Another aspect of programmatic is real-time bidding. “With real-time bidding, a demand-side platform can bid on ad placements on behalf of the hotel, he explained. “The optimal price for the bid is determined using the brand’s first-party data, and the bid is placed in the milliseconds it takes the page to load. This helps brands ensure that their budgets are going toward the right individuals at the best price.”
Audience segmentation is another way that hotels can use programmatic advertising. “Hotel brands can create segments of travelers according to their online behaviors; for example, hotels can create a new segment of travelers that typically add extra services to their room reservations, like breakfast or late checkout, or even segment out business travelers from leisure travelers,” Brokaw said. “Hotel brands can then target these segments of travelers with eye-catching ads that are specific to their needs. While retargeting campaigns are the most common type of programmatic campaigns, hotel brands can also engage with new customers and build loyalty with existing customers through dedicated prospecting and loyalty campaigns.”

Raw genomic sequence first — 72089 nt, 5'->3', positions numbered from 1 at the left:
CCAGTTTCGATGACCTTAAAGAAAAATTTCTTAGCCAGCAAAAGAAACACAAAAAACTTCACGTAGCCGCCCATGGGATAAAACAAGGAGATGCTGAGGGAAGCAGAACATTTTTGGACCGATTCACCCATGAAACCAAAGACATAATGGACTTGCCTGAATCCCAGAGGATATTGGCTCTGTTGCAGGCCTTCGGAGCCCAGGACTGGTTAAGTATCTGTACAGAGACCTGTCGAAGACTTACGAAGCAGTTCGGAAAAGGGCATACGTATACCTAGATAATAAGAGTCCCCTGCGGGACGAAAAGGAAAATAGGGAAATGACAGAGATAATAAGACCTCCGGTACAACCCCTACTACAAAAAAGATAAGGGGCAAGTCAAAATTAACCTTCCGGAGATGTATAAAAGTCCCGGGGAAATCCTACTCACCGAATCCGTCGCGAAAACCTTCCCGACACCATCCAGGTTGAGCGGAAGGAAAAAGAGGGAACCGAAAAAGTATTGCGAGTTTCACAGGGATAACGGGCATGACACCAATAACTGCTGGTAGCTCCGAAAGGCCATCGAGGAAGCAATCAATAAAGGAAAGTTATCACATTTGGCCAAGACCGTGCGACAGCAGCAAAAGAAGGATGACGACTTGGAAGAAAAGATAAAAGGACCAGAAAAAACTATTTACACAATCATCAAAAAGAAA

Marketers should invest in a mix of both in-app and mobile web campaigns in order to maximize their budgets, according to Brokaw. “Frequent and loyal travelers are more inclined to use a hotel brand’s app, and we all know how much more valuable it is to invest in a loyal customer than a new customer,” he said. “Mobile apps can be a major competitive advantage for hotel brands, especially amid stiff competition from online travel agencies that typically allocate higher digital spend to mobile.”